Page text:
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NewsBeing a Treasure Hunter would have been a lot more fun than this Writing Job

Being a Treasure Hunter would have been a lot more fun than this Writing Job


by Namini Wijedasa
I have missed my vocation in life.
I should have been a treasure hunter.I fault my parents for this. They never told me it would be so easy, or so painlessly lucrative. All you need is a good archaeological site (and we’ve plenty of those), some basic implements—and a backhoe.
These are large, heavy and conspicuous but easily available. As an added advantage, the police don’t see them. Everyone else does, just not the police.

It used to be difficult to get a backhoe in this country because there were so few of them. But they were recently imported in their dozens for vital rehabilitation activity such as road building. Some countries also donated big batches of backhoes to Sri Lanka . And of what use is road building if it doesn’t involve a little treasure hunting on the side, eh?


Now, the police may have been completely useless at stopping the plunder but they do have statistics. According to their records—which are no doubt incomplete—more than 500 incidents were reported during the last three years. These include digging for treasure, stealing, robbing of valuable items from temples, illegal possession of ancient artefacts and large scale theft. Hundreds of related crimes go unreported.

What is particularly worrying is the apparent involvement of security forces, politicians and government officials in the desecration of historical and archaeological sites. How else could so much treasure hunting take place, undeterred, over such a long period of time? (That, ladies and gentlemen, is yet another unanswered, typically Sri Lankan, million dollar question).

Inhabitants of a village in Mahavilachchiya recently caught armed members of the police Special Task Force spiritedly pawing at an archaeological site with a backhoe (what else). Several villagers were injured in the clash that ensued. According to reports, the STF had said they were prospecting for weapons. Yes, in the middle of the night. On the bund of an ancient irrigation tank. In Mahavilachchiya. Makes flawless sense.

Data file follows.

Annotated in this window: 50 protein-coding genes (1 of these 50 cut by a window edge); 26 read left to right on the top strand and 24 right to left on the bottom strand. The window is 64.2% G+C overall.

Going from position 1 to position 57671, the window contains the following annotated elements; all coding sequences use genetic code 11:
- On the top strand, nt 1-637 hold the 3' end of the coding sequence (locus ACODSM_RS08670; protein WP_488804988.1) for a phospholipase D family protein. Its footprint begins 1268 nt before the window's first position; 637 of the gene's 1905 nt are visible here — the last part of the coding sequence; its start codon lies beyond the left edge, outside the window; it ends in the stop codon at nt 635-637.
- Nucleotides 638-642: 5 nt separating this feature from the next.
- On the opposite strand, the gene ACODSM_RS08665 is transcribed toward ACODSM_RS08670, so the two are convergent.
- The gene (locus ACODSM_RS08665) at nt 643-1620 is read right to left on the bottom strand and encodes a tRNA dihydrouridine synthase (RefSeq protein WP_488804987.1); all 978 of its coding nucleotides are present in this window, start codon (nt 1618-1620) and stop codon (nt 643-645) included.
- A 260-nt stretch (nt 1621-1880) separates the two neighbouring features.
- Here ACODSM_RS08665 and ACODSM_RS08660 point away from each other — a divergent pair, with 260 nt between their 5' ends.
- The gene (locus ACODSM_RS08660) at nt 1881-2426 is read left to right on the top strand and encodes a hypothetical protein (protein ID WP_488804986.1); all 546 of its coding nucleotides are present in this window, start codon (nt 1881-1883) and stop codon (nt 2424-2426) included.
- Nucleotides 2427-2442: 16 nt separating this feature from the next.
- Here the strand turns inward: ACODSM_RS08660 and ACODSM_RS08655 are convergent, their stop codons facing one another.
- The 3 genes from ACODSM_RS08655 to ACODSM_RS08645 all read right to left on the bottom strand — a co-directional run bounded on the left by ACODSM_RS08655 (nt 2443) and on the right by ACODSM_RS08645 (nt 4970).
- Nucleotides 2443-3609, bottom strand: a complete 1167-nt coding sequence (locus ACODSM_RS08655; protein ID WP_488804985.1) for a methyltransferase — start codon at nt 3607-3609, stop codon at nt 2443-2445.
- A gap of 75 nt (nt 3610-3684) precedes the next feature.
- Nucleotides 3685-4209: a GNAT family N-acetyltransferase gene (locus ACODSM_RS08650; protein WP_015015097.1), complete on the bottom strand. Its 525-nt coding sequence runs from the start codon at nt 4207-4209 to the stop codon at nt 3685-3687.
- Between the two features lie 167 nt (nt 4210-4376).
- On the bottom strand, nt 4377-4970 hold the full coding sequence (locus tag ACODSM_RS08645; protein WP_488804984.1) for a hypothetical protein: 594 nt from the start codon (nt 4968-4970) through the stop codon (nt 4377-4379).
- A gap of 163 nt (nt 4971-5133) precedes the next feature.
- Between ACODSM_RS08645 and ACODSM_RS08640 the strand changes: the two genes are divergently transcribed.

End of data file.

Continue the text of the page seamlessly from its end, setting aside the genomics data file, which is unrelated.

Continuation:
Firstly, STF teams need not come all the way from Colombo and dig up archaeological sites in Mahavilachchiya to find weapons. There are hordes of weapons, mostly illegal, in and around Colombo . Why not “excavate” for those?

Secondly, the details of this incident are shrouded in mystery, not least because the police keep offering cockeyed, inconsistent, vapid explanations about what had happened. The STF initially claimed they were looking for weapons. N.K. Ilangakoon, the police chief, later issued a statement saying he had personally deployed the STF to catch some people who were suspected to be hunting for treasure. Right… and a backhoe would be of great help in that.

Oh, but there’s an explanation for the backhoe too. Ilangakoon’s statement said the police were following up on a lead that someone had ‘found’ an invaluable artefact—and had hidden it in that place. So the STF team was sent there (from Colombo ) to ‘find’ the artefact before it passed into the hands of a third party. This is precisely why they were poking around with a backhoe on the bund of an ancient irrigation tank in the middle of the night. At Dunumadalawa. In Mahavilachchiya.

Dammit, I should have been a treasure hunter. It’s a lot more fun than this writing job. You get to knock about the whole country, raping all its historic, archaeological—even sacred—sites and nobody would lift a finger against you! You could steal whatever you stumble upon, sell it and make millions (as many have done before you).

No danger whatsoever. These days, you’d get into deeper trouble criticising the manner in which Buddhism is practised in Sri Lanka than you would desecrating a Buddhist site!

But there are worrying signs that treasure hunting won’t be such a cinch in the near future. The government has said it will take ‘stern action’ against those who steal national artefacts and treasures (including others who aspire to waltz into the country’s national museum and make off, entirely unimpeded, with thousands of historical items).

Some of the measures the government will take are to increase the fines imposed from 50,000 rupees to 250,000 rupees and to increase the two-year imprisonment to five years.

All very fine… except that police have still not arrested any suspects in the museum case which took place in March! And despite such barefaced inefficiency, they have set up an additional ‘special unit’ to probe treasure hunting as well as thefts and robberies of artefacts! So everything will now be ok. No, really.

Only problem is that even the JHU has accused the government of being involved in this pillage; that the government shipped in equipment that could be used in treasure hunting; and that while all this plundering is going on, the government has kept silent. Well, we don’t know about that. We don’t know at all.

In the meantime, does somebody have Dutugemunu’s sword? Anybody…?

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